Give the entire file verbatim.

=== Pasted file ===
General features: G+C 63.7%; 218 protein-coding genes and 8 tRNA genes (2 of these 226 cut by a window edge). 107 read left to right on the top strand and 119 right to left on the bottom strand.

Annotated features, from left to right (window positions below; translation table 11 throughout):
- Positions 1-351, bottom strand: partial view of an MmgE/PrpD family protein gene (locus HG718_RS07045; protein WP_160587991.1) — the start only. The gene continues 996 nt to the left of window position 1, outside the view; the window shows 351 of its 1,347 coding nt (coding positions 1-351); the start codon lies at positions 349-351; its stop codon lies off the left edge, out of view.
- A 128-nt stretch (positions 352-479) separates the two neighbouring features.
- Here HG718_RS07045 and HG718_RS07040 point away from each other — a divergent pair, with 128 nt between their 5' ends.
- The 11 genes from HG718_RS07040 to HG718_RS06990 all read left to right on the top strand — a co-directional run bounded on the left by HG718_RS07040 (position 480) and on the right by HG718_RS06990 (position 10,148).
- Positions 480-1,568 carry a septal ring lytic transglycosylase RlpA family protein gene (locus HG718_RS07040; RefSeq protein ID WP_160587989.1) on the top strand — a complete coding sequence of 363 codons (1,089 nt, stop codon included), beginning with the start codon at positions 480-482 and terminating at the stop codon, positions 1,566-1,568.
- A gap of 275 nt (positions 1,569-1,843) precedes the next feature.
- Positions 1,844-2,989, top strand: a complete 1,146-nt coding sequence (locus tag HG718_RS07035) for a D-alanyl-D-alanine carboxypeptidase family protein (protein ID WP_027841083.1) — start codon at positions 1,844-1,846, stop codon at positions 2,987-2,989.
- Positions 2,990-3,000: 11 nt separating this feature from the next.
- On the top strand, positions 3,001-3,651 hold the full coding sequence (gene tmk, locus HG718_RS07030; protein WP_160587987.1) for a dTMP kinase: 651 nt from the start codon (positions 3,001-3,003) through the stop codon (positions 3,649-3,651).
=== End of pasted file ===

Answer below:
General features: G+C 63.7%; 218 protein-coding genes and 8 tRNA genes (2 of these 226 cut by a window edge). 107 read left to right on the top strand and 119 right to left on the bottom strand.

Annotated features, from left to right (window positions below; translation table 11 throughout):
- Positions 1-351, bottom strand: partial view of an MmgE/PrpD family protein gene (locus HG718_RS07045; protein WP_160587991.1) — the start only. The gene continues 996 nt to the left of window position 1, outside the view; the window shows 351 of its 1,347 coding nt (coding positions 1-351); the start codon lies at positions 349-351; its stop codon lies off the left edge, out of view.
- A 128-nt stretch (positions 352-479) separates the two neighbouring features.
- Here HG718_RS07045 and HG718_RS07040 point away from each other — a divergent pair, with 128 nt between their 5' ends.
- The 11 genes from HG718_RS07040 to HG718_RS06990 all read left to right on the top strand — a co-directional run bounded on the left by HG718_RS07040 (position 480) and on the right by HG718_RS06990 (position 10,148).
- Positions 480-1,568 carry a septal ring lytic transglycosylase RlpA family protein gene (locus HG718_RS07040; RefSeq protein ID WP_160587989.1) on the top strand — a complete coding sequence of 363 codons (1,089 nt, stop codon included), beginning with the start codon at positions 480-482 and terminating at the stop codon, positions 1,566-1,568.
- A gap of 275 nt (positions 1,569-1,843) precedes the next feature.
- Positions 1,844-2,989, top strand: a complete 1,146-nt coding sequence (locus tag HG718_RS07035) for a D-alanyl-D-alanine carboxypeptidase family protein (protein ID WP_027841083.1) — start codon at positions 1,844-1,846, stop codon at positions 2,987-2,989.
- Positions 2,990-3,000: 11 nt separating this feature from the next.
- On the top strand, positions 3,001-3,651 hold the full coding sequence (gene tmk, locus HG718_RS07030; protein WP_160587987.1) for a dTMP kinase: 651 nt from the start codon (positions 3,001-3,003) through the stop codon (positions 3,649-3,651).